SS: We actually never took many photos in the Sixties because we never knew how they would be used and I did destroy a great deal of my correspondence in the middle Seventies when women from the women’s movement were being targeted by the grand juries. That is a whole other story. Fortunately I kept letters from Margaret Randall who I had an extensive correspondence with during the Sixties. I actually had to go to the NYU library to get my corresponding letters to her—my letters are archived there with in El Corno Emplumado collection. I had some essays and articles, which were published at the time, from which I could get valuable specifics about my trips to England and Cuba. I did some research. But for the most part relying on my memory wasn’t really a problem since the incidents in the book for the most part were highlights of those years I wasn’t likely to forget!

BF: What do you feel was left out of this book that in, retrospect, you wish you’d included?
SS: I would have liked to have taken the book to at least 1975 to include the women’s and gay liberation movements, a trip to Chile, the end of the Vietnam War and in 1975 a very important summer session at Sagaris, a feminist institute where I served on the faculty. But I felt that, as it was, there was a lot of information packed into one book. Who knows maybe some day I’ll write America’s Child Part Two! To repeat what I wrote in the last chapter of the book I feel what we call the Sixties really extended from the late Fifties until 1975 and that in actuality that period, even if extended, has to be viewed within a continuum of struggle in the United States. It cannot be compartmentalized.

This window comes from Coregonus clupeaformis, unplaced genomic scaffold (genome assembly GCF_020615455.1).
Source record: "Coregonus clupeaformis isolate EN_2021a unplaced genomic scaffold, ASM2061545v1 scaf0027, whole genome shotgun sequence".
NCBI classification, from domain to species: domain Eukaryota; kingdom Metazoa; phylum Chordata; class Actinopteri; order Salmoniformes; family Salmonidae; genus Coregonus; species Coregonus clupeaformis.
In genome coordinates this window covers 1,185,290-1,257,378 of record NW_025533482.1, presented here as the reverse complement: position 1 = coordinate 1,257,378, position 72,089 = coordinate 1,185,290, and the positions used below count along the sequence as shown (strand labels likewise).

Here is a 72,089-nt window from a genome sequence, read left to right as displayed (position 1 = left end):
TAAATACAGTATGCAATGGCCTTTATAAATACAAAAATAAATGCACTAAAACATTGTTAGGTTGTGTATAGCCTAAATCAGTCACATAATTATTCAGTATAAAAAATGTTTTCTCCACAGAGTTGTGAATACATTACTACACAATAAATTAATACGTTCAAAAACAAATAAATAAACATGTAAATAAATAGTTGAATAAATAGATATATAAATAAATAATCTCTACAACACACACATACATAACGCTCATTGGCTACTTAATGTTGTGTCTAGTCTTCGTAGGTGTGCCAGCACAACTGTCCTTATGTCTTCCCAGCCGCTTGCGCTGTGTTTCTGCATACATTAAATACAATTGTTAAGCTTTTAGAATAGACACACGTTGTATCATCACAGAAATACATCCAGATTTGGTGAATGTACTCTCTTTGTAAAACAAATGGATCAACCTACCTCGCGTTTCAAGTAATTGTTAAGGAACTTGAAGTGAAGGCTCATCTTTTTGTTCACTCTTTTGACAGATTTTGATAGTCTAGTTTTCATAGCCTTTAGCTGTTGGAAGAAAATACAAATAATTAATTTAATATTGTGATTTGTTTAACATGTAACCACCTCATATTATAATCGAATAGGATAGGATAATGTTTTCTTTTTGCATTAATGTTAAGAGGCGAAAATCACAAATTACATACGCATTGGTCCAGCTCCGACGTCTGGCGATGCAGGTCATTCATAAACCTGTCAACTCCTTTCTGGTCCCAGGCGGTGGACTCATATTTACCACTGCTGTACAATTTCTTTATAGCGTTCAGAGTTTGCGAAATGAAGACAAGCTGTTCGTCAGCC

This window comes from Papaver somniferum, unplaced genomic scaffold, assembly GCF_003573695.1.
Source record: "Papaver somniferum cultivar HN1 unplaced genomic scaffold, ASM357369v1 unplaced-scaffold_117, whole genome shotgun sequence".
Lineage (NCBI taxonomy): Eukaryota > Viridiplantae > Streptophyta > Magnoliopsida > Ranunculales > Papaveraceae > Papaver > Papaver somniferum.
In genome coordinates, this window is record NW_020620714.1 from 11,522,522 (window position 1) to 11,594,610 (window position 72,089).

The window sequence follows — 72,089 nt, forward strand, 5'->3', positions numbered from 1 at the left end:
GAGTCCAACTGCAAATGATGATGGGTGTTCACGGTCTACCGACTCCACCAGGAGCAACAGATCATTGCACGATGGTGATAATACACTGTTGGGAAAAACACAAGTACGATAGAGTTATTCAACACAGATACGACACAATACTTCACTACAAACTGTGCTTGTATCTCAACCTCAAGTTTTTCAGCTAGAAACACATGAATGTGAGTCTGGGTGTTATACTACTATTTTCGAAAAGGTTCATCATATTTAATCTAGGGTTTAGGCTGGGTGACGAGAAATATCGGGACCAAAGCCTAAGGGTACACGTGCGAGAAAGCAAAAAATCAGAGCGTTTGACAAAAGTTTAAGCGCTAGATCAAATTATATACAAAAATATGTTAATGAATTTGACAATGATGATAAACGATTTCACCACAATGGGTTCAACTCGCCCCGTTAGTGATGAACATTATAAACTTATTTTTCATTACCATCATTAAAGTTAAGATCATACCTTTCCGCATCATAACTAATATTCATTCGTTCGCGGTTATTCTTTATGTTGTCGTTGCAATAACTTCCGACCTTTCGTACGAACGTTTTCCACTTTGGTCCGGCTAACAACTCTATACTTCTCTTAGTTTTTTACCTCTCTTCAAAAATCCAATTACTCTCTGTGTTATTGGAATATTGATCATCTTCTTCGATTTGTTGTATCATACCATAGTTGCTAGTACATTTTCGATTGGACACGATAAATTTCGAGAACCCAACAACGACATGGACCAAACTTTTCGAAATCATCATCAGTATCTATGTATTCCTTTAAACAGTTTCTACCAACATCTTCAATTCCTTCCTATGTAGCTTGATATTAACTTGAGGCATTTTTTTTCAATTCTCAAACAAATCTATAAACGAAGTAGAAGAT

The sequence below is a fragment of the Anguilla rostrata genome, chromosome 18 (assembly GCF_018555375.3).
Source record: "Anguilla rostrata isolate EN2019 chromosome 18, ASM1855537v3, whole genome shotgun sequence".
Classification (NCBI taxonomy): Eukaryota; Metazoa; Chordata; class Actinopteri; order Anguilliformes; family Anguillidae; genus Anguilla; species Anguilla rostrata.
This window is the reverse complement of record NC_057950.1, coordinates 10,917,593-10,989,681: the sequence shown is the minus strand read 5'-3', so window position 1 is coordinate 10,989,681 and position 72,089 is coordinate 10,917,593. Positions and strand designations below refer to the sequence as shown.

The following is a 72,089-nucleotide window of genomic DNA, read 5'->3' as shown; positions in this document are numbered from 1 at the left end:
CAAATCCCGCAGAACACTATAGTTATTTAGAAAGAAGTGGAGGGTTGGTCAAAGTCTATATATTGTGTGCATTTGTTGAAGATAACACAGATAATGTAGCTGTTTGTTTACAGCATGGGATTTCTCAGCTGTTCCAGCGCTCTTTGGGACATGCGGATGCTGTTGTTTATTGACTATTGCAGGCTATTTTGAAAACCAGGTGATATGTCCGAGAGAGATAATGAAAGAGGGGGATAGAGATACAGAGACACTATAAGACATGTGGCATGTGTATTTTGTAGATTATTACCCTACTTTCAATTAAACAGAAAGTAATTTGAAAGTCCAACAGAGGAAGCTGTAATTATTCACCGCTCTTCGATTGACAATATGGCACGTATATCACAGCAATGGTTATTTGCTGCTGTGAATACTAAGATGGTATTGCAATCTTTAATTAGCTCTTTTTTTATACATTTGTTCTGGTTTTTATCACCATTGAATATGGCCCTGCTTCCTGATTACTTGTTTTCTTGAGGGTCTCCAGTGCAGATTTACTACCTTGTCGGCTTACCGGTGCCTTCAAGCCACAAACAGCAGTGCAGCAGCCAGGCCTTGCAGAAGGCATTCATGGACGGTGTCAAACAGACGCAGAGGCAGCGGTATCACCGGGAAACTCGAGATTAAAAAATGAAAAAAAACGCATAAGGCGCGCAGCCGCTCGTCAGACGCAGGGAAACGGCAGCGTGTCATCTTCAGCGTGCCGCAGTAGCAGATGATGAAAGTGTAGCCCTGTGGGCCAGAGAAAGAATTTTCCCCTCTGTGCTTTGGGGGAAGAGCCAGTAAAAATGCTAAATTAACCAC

BF: Yes, I completely agree. I think books such as yours can serve as inspiration and hope for each generation of activists that come along to continue the struggle. I hope America’s Child Part Two is on your front burner.



Francis Powell comes from England (he always says jokingly “he’s neither Scottish nor Irish, but simply plain English”)- however, for the last ten years or so he’s been residing in Paris on a permanent basis. He has made a name for himself as a brilliant musician and a composer of electronic music, known as ‘DJ WISE’ and meanwhile he has been painting beautiful, sort of ‘Art Nouveau- Klimt meets Aboriginal Art’ paintings, all coupled with printed samples of his own creative writing and steady journalism. He often says that he belongs to a certain eclectic British tradition of visual artists who often turned musicians and then turned something else.
The first legitimate question that one can ask at meeting this interesting, Renaissance figure, is – how does he find time and energy to attend to his respective and multifaceted talents.The fact is that he does not attend to any of them superficially or half-heartedly which means that he has a tendency to be equally good in all of his fields of interest. However, this time we will focus on his painterly talent as he has just showed his visual art at the Collective-Coop Gallery simply called L’Usine (the Factory).